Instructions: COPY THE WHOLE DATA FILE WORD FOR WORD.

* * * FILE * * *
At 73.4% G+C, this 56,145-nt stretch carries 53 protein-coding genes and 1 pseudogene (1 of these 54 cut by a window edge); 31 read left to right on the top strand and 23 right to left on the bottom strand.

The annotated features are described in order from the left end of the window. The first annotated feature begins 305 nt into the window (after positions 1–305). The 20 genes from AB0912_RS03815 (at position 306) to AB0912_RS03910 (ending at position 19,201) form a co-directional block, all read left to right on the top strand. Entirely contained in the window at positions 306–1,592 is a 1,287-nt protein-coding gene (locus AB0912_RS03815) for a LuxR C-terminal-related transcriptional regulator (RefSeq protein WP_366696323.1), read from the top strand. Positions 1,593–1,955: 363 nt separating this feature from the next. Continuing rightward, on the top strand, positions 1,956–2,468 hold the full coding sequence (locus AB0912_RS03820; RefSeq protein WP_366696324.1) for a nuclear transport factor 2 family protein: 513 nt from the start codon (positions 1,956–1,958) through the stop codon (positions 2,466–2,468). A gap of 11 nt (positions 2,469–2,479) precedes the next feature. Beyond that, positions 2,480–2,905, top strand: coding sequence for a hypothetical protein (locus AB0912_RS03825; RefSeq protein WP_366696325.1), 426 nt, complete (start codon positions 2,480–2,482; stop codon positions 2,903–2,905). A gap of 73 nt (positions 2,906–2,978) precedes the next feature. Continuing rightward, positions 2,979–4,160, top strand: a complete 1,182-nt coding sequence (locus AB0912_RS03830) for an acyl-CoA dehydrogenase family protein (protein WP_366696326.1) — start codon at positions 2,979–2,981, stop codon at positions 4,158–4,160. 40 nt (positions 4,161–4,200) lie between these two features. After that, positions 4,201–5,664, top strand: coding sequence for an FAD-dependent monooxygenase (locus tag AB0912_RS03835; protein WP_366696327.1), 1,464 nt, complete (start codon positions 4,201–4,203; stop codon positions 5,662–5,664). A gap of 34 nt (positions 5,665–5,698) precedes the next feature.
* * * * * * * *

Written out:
At 73.4% G+C, this 56,145-nt stretch carries 53 protein-coding genes and 1 pseudogene (1 of these 54 cut by a window edge); 31 read left to right on the top strand and 23 right to left on the bottom strand.

The annotated features are described in order from the left end of the window. The first annotated feature begins 305 nt into the window (after positions 1–305). The 20 genes from AB0912_RS03815 (at position 306) to AB0912_RS03910 (ending at position 19,201) form a co-directional block, all read left to right on the top strand. Entirely contained in the window at positions 306–1,592 is a 1,287-nt protein-coding gene (locus AB0912_RS03815) for a LuxR C-terminal-related transcriptional regulator (RefSeq protein WP_366696323.1), read from the top strand. Positions 1,593–1,955: 363 nt separating this feature from the next. Continuing rightward, on the top strand, positions 1,956–2,468 hold the full coding sequence (locus AB0912_RS03820; RefSeq protein WP_366696324.1) for a nuclear transport factor 2 family protein: 513 nt from the start codon (positions 1,956–1,958) through the stop codon (positions 2,466–2,468). A gap of 11 nt (positions 2,469–2,479) precedes the next feature. Beyond that, positions 2,480–2,905, top strand: coding sequence for a hypothetical protein (locus AB0912_RS03825; RefSeq protein WP_366696325.1), 426 nt, complete (start codon positions 2,480–2,482; stop codon positions 2,903–2,905). A gap of 73 nt (positions 2,906–2,978) precedes the next feature. Continuing rightward, positions 2,979–4,160, top strand: a complete 1,182-nt coding sequence (locus AB0912_RS03830) for an acyl-CoA dehydrogenase family protein (protein WP_366696326.1) — start codon at positions 2,979–2,981, stop codon at positions 4,158–4,160. 40 nt (positions 4,161–4,200) lie between these two features. After that, positions 4,201–5,664, top strand: coding sequence for an FAD-dependent monooxygenase (locus tag AB0912_RS03835; protein WP_366696327.1), 1,464 nt, complete (start codon positions 4,201–4,203; stop codon positions 5,662–5,664). A gap of 34 nt (positions 5,665–5,698) precedes the next feature.